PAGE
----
Hax: Spouses shouldn't attempt to perfect

The Washington PostMarch 11, 2014 

Adapted from a recent online discussion.

Dear Carolyn: Every so often my other half will complain about something I've done. It's nothing consequential. Example: I sometimes put bags on the kitchen counter even though the bottoms of those bags are not necessarily hygienic.

While I think it's perfectly valid to communicate one's pet peeves, no matter how trivial, I can't get myself to do it when I find my other half doing bothersome things. At the same time, I hate feeling like crud when my other half points out a shortcoming and I don't have a specific comeback. The last thing I want to do is keep tabs on these things or raise the shortcomings when they appear, because it just seems so petty. But I don't want to be the doormat.

SCOREKEEPING

"While I think it's perfectly valid to communicate one's pet peeves, no matter how trivial": Really? I think it stinks.

Now, if you're talking about a one-time warning along the lines of "I have an irrational aversion to seeing unclean things on our kitchen countertops" with a rare, self-deprecating refresher - "Remember my bizarre countertop fixation" - then I do agree with you. But if one of you believes the other owes it to him/her to be ever mindful of his/her expectations, then I'm back to saying it stinks.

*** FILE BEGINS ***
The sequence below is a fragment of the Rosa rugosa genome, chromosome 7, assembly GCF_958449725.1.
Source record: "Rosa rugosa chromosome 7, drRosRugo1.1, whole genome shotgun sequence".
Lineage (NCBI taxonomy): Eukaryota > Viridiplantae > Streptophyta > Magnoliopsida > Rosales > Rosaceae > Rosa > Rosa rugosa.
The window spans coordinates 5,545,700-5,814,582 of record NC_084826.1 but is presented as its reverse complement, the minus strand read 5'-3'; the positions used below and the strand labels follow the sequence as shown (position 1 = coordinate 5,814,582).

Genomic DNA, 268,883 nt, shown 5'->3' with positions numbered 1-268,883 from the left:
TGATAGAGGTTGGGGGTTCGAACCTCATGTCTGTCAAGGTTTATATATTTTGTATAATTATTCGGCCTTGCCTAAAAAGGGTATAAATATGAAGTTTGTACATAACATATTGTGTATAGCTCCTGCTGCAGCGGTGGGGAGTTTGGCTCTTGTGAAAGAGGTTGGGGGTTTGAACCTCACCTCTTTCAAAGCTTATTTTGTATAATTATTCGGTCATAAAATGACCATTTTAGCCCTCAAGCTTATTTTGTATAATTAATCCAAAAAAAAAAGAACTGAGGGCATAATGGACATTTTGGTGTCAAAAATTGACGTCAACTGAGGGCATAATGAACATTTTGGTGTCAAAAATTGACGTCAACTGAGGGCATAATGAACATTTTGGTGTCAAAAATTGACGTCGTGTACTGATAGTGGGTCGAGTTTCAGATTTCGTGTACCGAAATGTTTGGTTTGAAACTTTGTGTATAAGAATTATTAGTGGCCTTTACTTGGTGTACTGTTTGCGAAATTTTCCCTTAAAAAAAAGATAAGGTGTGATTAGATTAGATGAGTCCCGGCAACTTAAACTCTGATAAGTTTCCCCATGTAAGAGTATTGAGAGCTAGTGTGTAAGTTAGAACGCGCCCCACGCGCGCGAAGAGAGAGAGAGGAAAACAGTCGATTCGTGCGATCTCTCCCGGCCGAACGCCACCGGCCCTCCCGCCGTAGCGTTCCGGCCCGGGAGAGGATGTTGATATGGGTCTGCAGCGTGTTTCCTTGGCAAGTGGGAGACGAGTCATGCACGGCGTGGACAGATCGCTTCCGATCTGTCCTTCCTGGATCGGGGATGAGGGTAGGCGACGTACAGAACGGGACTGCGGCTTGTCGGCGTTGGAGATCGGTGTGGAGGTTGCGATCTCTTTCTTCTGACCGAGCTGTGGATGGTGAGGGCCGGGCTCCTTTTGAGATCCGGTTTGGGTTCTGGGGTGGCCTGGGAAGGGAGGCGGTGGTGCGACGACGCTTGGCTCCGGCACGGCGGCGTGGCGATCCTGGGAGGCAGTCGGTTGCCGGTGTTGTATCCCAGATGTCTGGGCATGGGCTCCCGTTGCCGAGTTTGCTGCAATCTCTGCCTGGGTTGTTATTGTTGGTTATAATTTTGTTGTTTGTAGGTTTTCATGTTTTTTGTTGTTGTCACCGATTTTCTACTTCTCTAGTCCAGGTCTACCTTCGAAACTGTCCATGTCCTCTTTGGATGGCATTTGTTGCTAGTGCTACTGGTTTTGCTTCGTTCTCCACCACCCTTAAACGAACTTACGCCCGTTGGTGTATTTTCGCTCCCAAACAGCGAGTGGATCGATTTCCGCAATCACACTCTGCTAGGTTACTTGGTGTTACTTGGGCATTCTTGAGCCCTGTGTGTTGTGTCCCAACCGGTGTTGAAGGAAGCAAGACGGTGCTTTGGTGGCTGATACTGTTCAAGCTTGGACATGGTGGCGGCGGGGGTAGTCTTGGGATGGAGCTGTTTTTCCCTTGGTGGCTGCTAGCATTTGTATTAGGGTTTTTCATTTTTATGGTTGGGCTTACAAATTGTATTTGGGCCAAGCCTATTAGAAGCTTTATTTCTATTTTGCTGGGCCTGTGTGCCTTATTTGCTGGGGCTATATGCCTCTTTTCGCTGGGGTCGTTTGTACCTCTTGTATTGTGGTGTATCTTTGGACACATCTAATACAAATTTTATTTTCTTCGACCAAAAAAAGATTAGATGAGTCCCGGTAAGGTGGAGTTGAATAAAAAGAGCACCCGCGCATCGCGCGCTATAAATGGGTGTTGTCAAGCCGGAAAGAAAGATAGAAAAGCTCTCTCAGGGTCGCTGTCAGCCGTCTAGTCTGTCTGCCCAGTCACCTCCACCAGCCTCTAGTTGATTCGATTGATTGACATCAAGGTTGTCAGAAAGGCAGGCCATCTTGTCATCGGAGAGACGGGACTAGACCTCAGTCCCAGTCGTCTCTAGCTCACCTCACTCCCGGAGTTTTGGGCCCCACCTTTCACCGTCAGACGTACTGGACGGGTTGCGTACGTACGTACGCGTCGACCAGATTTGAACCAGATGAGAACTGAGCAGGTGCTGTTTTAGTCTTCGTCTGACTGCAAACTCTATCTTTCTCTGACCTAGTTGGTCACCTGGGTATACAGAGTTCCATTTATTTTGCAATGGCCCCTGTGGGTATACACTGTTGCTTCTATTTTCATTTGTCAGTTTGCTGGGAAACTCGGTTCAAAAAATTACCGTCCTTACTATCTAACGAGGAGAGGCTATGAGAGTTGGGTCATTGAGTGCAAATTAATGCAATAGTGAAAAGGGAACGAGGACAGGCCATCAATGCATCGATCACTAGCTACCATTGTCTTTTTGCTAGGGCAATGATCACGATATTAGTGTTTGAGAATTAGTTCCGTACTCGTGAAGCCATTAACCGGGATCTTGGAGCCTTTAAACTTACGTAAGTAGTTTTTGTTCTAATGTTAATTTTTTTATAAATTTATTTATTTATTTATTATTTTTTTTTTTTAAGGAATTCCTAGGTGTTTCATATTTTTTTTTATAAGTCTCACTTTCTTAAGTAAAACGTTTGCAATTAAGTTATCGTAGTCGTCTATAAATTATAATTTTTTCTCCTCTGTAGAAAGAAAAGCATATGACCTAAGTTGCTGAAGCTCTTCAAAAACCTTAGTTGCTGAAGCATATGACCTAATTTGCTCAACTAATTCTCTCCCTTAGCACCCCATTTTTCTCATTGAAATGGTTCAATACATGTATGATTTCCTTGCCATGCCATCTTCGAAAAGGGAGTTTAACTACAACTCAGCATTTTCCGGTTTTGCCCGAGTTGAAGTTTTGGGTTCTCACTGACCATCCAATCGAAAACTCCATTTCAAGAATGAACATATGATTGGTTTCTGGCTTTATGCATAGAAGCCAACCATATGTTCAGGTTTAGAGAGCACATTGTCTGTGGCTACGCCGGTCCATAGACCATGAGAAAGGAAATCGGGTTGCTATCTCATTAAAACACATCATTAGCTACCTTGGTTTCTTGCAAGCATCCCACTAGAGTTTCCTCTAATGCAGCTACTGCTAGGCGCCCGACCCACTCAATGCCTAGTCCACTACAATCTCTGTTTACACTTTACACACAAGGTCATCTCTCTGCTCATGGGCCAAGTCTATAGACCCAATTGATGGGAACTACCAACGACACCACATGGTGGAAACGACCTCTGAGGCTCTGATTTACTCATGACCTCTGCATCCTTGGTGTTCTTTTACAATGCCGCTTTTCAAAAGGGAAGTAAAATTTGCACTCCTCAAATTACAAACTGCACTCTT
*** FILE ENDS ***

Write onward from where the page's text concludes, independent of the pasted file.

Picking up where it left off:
Avoid the tit-for-tat and go straight for: "I think we'll both be happier if we don't attempt to perfect each other's behavior. I want home to be a safe place for us both to be ourselves."

Re: "Scorekeeping": How would your suggested conversation change if only one spouse has annoying habits? My spouse is always noticing that I left the counter dirty or the sponge wet, etc., but pretty much never does those things himself.

ANONYMOUS

I refuse to believe there's someone who has no annoying habits. Perfection DOESN'T EXIST. Please humor me and read "Domestic Violence: The Facts," specifically the "Warning List" (http://bit.ly/1c1Z5Za). The constant fault-finding alarms me.

Email tellme@washpost.com. Chat online at 10 a.m. Fridays at www.washingtonpost.com.

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